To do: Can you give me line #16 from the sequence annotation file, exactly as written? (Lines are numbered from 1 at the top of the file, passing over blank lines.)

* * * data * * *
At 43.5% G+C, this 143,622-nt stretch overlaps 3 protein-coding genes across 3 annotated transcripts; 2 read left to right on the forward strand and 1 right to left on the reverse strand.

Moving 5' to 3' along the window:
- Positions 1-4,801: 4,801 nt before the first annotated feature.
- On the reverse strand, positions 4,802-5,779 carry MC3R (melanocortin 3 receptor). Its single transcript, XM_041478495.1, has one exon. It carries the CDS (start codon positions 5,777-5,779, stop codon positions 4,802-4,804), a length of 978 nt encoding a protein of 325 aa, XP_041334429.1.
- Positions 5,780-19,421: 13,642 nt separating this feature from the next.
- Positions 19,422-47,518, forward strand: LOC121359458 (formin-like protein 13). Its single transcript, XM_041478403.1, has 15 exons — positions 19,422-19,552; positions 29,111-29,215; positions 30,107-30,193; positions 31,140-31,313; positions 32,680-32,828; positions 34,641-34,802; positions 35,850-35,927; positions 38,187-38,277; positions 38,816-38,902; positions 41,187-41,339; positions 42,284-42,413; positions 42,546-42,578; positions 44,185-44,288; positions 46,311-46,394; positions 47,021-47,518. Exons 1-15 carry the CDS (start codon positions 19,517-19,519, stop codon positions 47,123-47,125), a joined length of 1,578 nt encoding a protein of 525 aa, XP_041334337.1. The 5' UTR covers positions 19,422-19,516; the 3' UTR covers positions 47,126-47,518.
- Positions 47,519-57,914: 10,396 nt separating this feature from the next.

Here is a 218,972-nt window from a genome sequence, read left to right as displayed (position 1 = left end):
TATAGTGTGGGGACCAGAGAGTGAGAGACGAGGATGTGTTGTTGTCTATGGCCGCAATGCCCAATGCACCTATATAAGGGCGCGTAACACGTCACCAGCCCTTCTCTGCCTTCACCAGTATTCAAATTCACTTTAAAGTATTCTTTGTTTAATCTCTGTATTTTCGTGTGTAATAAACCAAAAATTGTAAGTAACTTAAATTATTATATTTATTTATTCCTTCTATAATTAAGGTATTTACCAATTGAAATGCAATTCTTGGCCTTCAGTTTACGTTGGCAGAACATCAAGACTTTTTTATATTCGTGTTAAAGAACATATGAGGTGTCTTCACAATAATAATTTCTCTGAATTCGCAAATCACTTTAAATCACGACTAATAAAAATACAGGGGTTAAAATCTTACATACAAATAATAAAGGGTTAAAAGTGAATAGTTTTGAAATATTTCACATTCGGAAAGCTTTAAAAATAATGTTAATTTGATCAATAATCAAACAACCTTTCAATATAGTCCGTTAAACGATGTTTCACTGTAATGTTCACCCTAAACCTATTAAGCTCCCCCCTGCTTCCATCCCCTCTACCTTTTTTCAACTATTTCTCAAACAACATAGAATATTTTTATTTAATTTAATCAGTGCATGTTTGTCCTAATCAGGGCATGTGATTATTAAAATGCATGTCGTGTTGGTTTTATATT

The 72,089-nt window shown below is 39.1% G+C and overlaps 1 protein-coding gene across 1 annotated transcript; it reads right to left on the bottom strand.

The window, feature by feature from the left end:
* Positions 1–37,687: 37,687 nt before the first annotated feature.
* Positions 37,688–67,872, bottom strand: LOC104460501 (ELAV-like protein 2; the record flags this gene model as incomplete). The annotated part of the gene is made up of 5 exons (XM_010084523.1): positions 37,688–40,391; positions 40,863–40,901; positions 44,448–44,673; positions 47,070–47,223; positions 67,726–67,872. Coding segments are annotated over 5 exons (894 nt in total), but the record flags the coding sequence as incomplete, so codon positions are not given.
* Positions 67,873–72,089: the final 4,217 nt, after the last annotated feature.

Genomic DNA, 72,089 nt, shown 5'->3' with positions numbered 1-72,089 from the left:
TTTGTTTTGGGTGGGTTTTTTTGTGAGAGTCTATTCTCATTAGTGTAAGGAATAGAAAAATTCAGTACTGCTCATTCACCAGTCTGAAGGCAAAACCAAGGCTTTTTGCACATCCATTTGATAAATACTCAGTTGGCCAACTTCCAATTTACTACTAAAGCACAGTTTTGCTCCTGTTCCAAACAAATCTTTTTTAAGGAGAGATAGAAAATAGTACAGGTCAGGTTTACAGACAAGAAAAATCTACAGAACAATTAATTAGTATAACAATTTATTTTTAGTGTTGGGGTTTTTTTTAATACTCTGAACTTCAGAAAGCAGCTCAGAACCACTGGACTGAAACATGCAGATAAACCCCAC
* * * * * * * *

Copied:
TTTGTTTTGGGTGGGTTTTTTTGTGAGAGTCTATTCTCATTAGTGTAAGGAATAGAAAAATTCAGTACTGCTCATTCACCAGTCTGAAGGCAAAACCAAGGCTTTTTGCACATCCATTTGATAAATACTCAGTTGGCCAACTTCCAATTTACTACTAAAGCACAGTTTTGCTCCTGTTCCAAACAAATCTTTTTTAAGGAGAGATAGAAAATAGTACAGGTCAGGTTTACAGACAAGAAAAATCTACAGAACAATTAATTAGTATAACAATTTATTTTTAGTGTTGGGGTTTTTTTTAATACTCTGAACTTCAGAAAGCAGCTCAGAACCACTGGACTGAAACATGCAGATAAACCCCAC